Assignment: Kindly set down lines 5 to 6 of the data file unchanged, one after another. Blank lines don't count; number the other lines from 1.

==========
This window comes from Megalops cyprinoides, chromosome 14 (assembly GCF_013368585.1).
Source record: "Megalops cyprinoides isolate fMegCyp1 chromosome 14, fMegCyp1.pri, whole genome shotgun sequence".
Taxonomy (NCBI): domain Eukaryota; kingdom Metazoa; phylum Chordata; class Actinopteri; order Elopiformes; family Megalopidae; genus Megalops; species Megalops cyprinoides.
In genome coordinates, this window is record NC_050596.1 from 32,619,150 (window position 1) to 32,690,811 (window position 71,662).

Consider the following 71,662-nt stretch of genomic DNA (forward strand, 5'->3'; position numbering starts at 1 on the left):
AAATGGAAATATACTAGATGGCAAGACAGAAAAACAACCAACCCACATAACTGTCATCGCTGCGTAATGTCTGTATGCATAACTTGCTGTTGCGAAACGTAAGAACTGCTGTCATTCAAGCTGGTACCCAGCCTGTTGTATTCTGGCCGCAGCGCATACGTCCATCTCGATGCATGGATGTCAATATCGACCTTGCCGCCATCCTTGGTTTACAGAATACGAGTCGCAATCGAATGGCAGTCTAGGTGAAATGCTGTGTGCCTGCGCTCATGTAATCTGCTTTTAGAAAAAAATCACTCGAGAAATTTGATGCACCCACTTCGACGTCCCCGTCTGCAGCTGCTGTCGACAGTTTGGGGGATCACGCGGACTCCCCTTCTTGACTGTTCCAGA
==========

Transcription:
Consider the following 71,662-nt stretch of genomic DNA (forward strand, 5'->3'; position numbering starts at 1 on the left):
AAATGGAAATATACTAGATGGCAAGACAGAAAAACAACCAACCCACATAACTGTCATCGCTGCGTAATGTCTGTATGCATAACTTGCTGTTGCGAAACGTAAGAACTGCTGTCATTCAAGCTGGTACCCAGCCTGTTGTATTCTGGCCGCAGCGCATACGTCCATCTCGATGCATGGATGTCAATATCGACCTTGCCGCCATCCTTGGTTTACAGAATACGAGTCGCAATCGAATGGCAGTCTAGGTGAAATGCTGTGTGCCTGCGCTCATGTAATCTGCTTTTAGAAAAAAATCACTCGAGAAATTTGATGCACCCACTTCGACGTCCCCGTCTGCAGCTGCTGTCGACAGTTTGGGGGATCACGCGGACTCCCCTTCTTGACTGTTCCAGA